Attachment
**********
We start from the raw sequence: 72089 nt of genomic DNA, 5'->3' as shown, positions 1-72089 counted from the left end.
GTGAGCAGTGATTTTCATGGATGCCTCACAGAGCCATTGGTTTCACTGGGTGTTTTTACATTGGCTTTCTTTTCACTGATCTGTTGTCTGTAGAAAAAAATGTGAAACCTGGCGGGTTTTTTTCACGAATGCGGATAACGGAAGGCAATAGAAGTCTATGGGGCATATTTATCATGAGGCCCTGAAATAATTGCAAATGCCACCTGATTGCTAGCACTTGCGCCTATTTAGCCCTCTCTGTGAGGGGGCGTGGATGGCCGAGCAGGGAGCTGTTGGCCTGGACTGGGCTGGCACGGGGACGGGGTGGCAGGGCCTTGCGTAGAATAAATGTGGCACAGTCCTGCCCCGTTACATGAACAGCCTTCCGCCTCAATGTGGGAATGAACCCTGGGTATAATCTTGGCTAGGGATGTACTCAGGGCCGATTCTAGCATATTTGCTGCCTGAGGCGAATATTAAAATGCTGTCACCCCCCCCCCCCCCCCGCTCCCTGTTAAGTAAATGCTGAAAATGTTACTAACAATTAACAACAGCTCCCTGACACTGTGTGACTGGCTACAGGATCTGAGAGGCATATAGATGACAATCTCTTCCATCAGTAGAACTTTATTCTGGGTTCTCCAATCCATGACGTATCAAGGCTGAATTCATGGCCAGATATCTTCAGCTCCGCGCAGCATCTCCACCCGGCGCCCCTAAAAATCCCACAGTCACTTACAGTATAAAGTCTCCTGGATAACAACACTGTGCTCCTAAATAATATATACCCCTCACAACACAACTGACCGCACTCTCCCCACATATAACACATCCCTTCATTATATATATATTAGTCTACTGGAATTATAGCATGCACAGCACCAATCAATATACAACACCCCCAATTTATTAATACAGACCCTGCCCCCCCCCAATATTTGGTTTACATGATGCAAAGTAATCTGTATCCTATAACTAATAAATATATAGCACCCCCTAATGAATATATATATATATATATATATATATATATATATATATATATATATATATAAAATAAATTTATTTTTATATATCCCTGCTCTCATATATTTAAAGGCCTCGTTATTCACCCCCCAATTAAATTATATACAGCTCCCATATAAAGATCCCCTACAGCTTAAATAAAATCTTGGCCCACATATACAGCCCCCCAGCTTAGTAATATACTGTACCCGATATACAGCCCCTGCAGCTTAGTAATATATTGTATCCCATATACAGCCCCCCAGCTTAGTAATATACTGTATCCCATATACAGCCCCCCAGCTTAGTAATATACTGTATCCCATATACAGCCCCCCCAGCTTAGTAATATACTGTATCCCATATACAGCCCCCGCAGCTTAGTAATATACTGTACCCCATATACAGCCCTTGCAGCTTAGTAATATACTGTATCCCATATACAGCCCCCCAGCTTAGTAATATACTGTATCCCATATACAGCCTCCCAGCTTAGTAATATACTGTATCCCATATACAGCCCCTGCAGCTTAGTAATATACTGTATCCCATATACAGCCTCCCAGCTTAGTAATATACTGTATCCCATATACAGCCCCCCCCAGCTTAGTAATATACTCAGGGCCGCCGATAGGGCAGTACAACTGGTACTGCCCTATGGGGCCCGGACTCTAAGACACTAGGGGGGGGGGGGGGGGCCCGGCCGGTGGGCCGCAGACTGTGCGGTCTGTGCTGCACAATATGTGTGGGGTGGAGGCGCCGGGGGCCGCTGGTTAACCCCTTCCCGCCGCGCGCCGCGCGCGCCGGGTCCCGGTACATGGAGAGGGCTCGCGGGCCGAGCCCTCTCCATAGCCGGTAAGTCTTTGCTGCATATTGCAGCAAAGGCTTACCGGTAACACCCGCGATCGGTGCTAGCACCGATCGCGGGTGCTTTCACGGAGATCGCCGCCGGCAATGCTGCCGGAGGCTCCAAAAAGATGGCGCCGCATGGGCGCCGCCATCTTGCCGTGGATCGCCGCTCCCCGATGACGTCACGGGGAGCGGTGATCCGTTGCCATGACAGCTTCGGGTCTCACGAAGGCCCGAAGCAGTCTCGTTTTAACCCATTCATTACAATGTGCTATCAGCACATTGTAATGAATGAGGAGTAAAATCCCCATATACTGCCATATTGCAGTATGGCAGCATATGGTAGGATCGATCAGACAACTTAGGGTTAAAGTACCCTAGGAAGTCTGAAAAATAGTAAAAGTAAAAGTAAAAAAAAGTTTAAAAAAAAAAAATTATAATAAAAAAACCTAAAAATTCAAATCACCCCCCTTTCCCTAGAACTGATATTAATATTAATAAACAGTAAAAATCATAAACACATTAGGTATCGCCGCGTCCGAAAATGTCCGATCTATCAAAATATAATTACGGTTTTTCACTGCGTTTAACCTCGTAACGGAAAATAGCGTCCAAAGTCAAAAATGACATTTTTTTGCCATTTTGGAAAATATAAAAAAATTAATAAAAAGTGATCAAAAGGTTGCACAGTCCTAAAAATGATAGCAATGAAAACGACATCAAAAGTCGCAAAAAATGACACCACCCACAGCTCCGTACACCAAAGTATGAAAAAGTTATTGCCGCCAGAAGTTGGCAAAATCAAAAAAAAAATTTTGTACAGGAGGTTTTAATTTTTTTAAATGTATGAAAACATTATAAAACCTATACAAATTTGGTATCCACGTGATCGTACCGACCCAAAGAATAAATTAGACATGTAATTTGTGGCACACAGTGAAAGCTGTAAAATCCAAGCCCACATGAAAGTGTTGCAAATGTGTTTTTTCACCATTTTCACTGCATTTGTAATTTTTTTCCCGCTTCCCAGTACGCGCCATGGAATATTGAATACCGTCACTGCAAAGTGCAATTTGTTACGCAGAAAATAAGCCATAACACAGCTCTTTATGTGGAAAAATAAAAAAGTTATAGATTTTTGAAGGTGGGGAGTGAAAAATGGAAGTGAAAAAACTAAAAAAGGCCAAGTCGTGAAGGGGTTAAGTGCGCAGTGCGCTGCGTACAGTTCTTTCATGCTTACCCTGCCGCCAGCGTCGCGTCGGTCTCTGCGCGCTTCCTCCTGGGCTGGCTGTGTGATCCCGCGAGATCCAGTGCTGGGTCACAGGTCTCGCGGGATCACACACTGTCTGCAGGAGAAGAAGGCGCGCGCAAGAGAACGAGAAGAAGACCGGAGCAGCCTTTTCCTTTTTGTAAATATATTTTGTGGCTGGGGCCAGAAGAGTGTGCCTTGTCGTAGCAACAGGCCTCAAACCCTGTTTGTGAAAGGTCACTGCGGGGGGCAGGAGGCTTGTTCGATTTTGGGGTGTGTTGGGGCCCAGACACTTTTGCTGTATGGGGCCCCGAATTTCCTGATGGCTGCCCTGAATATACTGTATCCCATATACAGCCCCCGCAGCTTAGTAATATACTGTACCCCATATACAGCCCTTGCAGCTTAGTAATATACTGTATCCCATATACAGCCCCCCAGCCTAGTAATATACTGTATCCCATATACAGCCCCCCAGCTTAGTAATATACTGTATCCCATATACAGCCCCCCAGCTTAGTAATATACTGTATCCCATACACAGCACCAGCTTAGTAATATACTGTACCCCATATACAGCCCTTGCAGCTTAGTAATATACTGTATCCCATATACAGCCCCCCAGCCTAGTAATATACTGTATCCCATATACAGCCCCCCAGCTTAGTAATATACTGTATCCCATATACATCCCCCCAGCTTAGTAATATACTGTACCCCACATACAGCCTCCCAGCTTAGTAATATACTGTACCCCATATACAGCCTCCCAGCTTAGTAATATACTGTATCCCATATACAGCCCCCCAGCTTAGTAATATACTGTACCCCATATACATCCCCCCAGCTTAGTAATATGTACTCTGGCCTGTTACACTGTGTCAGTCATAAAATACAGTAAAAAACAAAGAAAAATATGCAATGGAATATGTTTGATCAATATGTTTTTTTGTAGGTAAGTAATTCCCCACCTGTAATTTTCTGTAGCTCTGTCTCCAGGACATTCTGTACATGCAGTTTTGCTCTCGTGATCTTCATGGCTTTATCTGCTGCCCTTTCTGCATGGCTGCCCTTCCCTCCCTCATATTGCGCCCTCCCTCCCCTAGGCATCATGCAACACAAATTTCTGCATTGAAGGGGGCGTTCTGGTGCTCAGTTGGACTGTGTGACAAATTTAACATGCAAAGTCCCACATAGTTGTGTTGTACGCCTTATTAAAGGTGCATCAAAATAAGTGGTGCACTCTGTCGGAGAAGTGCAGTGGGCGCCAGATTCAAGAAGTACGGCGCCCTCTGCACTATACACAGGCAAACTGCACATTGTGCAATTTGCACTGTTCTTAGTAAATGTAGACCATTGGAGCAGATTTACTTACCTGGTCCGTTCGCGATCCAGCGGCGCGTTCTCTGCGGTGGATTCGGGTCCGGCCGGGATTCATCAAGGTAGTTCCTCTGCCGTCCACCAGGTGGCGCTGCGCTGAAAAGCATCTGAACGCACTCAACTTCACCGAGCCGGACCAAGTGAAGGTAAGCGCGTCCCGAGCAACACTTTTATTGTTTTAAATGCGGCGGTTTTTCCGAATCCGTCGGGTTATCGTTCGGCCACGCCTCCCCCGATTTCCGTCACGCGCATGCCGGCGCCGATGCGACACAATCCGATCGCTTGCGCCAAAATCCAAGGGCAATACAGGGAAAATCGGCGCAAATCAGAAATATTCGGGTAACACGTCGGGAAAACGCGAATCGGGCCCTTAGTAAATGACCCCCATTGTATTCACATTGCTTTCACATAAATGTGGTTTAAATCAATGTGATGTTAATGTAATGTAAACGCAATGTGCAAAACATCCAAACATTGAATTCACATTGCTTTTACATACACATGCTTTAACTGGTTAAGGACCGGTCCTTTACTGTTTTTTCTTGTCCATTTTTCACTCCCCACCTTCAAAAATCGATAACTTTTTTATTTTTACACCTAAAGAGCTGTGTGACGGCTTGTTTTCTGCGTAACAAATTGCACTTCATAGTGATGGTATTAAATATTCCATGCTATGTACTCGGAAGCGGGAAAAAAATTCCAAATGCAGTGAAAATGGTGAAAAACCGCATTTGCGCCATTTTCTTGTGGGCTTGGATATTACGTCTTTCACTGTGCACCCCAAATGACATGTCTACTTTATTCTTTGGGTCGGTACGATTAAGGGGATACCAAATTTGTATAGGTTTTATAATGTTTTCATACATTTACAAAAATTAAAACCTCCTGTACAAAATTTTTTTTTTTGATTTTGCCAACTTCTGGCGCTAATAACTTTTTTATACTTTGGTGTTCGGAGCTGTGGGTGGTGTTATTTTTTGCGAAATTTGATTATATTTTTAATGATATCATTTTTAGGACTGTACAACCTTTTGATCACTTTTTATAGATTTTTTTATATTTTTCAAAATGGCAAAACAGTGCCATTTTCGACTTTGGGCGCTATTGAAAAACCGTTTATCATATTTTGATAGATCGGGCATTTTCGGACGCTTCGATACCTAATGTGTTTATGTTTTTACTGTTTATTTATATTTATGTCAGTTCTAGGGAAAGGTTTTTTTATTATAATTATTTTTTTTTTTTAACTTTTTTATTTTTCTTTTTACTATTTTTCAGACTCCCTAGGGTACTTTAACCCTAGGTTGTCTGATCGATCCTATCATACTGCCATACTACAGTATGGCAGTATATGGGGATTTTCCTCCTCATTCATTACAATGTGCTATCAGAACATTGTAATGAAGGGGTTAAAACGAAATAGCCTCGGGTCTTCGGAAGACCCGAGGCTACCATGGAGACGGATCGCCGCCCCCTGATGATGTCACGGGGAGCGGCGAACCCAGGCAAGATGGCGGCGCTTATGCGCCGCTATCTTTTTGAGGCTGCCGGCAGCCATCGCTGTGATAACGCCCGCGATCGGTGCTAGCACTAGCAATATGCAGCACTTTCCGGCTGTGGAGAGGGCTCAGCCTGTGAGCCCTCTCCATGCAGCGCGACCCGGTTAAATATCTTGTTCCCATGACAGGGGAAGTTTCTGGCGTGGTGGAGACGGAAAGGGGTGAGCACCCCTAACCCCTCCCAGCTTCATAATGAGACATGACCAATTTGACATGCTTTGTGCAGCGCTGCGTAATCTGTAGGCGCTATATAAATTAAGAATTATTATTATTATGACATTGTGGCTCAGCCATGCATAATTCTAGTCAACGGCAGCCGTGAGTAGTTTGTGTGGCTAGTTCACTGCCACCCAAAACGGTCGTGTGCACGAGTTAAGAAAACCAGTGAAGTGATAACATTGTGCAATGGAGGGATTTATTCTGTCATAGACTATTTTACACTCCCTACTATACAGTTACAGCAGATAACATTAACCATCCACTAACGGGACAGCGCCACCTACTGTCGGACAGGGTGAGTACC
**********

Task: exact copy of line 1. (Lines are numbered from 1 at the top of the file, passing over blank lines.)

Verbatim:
We start from the raw sequence: 72089 nt of genomic DNA, 5'->3' as shown, positions 1-72089 counted from the left end.